Such is the cost for early adoption: The first on the block will help pay for lots of R&D and this is an example of folding some of the cost into an auxiliary device. The charging port is nothing but a plug and cable with feedback lights and could be installed easily by a handy man. By what knowledge I've learned on line and through chats with Nissan, the smart charger is in the car. and the "electric inspection ($100) is an assessment of where to locate the outlet cable, if a dedicate line can be installed and the existing wiring is evaluated by a charger simulator. So the real cost of the car is the base price, transport charges, taxes and licensing, insurance, financing fees and now an additional $2,200 for electical work. The real credits at this point for a California motorist are unclear as there seems to always be conditions set on qualifying. The question I have is what is the real bottom line? I keep hearing $26,000 from Nissan; but, I've been around long enought to know that's a base estimate.
      • 4 Years Ago
      I'm still waiting for my assessment here in Seattle. Nissan is still behind schedule.
      • 4 Years Ago
      2,200 is for the level II charger correct? if you look at the end of the email it says inspection of a level I connection... if it's 2200 for a level one that is ridiculous (since a level I is nothing but an extension cord). It would make no sense to have them inspect a level I connection if a level II is what is provided.... strange
        • 4 Years Ago
        It is for the Level II charger. They supply an extension cord that plugs into a regular 110v outlet. The majority of the cost is running the 220v line to hardwire the charging location.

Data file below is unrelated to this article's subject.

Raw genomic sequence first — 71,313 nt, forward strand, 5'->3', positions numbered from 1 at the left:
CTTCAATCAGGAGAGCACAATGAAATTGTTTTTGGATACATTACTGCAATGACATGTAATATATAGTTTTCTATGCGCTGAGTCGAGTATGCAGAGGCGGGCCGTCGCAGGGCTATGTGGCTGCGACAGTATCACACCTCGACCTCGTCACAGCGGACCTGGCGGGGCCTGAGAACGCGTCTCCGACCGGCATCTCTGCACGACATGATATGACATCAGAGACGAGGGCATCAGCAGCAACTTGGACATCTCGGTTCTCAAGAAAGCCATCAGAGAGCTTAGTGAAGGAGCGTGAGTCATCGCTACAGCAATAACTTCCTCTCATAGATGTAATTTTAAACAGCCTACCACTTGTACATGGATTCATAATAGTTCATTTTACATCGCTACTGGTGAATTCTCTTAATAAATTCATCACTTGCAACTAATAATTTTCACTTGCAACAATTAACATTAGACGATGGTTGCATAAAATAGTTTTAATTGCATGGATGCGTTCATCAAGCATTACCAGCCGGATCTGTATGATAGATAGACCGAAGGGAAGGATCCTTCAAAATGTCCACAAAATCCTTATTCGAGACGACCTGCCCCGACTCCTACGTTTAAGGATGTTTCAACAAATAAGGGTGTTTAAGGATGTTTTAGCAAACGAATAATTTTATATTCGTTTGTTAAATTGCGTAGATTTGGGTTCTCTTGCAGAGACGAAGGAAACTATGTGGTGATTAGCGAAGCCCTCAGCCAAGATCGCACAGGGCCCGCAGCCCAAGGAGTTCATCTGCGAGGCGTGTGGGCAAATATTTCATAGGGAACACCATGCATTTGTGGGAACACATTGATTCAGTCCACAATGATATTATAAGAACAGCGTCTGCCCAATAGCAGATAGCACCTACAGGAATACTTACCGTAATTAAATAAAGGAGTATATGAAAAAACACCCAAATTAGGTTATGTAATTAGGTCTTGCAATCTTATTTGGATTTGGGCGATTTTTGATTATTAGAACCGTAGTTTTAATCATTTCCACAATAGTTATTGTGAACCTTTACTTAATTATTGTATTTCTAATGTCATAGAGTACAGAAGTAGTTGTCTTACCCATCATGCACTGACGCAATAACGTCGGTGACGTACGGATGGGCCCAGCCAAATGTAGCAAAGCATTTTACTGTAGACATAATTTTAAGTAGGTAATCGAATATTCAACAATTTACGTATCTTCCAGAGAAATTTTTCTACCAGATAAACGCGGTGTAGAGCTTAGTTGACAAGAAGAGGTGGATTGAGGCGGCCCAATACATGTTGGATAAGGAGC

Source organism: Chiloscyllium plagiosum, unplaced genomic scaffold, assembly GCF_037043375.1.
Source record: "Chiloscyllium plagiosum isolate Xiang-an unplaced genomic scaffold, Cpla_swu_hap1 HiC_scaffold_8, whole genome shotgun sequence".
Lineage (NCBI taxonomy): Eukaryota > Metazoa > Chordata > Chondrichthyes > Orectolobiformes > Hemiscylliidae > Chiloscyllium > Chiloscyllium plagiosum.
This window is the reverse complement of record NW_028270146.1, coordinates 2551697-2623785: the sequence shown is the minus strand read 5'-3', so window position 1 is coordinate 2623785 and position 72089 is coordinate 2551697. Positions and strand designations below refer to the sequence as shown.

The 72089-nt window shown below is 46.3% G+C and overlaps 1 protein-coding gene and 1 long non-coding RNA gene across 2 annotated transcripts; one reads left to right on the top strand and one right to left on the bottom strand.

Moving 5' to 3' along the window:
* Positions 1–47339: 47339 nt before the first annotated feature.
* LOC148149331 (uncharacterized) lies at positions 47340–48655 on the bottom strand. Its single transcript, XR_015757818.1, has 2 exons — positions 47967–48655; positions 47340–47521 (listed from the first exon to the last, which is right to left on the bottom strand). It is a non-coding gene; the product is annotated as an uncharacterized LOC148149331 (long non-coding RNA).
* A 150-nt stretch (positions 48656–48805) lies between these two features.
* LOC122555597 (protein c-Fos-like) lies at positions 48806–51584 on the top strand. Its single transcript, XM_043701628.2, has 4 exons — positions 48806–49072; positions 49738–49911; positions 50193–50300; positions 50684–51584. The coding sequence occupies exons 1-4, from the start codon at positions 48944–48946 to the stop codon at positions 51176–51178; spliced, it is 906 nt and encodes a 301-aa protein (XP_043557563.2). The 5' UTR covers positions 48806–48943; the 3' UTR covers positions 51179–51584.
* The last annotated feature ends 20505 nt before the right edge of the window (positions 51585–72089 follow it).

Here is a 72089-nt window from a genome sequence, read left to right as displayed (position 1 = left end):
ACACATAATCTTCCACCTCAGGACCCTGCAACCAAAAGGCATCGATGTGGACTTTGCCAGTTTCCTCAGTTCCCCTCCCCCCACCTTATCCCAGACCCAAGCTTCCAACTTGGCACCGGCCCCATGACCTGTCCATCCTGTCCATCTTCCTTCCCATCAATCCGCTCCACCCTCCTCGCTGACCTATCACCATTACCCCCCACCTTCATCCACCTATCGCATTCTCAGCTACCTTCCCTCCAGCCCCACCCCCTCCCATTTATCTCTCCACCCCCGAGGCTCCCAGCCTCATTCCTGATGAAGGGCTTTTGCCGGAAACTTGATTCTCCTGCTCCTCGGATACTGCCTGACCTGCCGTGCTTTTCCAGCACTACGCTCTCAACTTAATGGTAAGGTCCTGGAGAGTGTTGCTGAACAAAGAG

In other countries that have different electrical standards (like Japan), they just have a special extension cord that runs to a 200v outlet.
      • 4 Years Ago
      I wonder if this is a case of incentives simply driving up costs. I had the electrician out and he was planning on surface mounting line 6' from a brand-new panel in a new-construction house. That is about $120 worth of work, max.

      So I will pay thousands, and the government will subsidize absolutely nothing.
        • 4 Years Ago
        Yeah, this stinks. $721 for the box I can understand. $1200 for the installation I can't. Does it take a week to install or something?
      • 4 Years Ago
      There is one year's worth of gasoline, right there.
      • 4 Years Ago
      This is another reason the EREV's will probably outsell the BEV's in the near future, say the next 10 years. Recharging 5-8 kWh in a Volt is dead easy with a regular outlet, a Leaf will occasionally need a high amperage charger to get it back up to speed. I would rather use my ICE generator to keep my car ready to go rather than an expensive charger. EREV means I will have to use a gallon or two of gasoline a month, but that is a small price to pay for the ability to drive all day when I want to.
      That having been said, in 10 years I imagine that batteries will be cheap enough and robust enough to go all day or charge fast enough without doing damage to the pack. Til then, EREV's will probably be the choice of most drivers.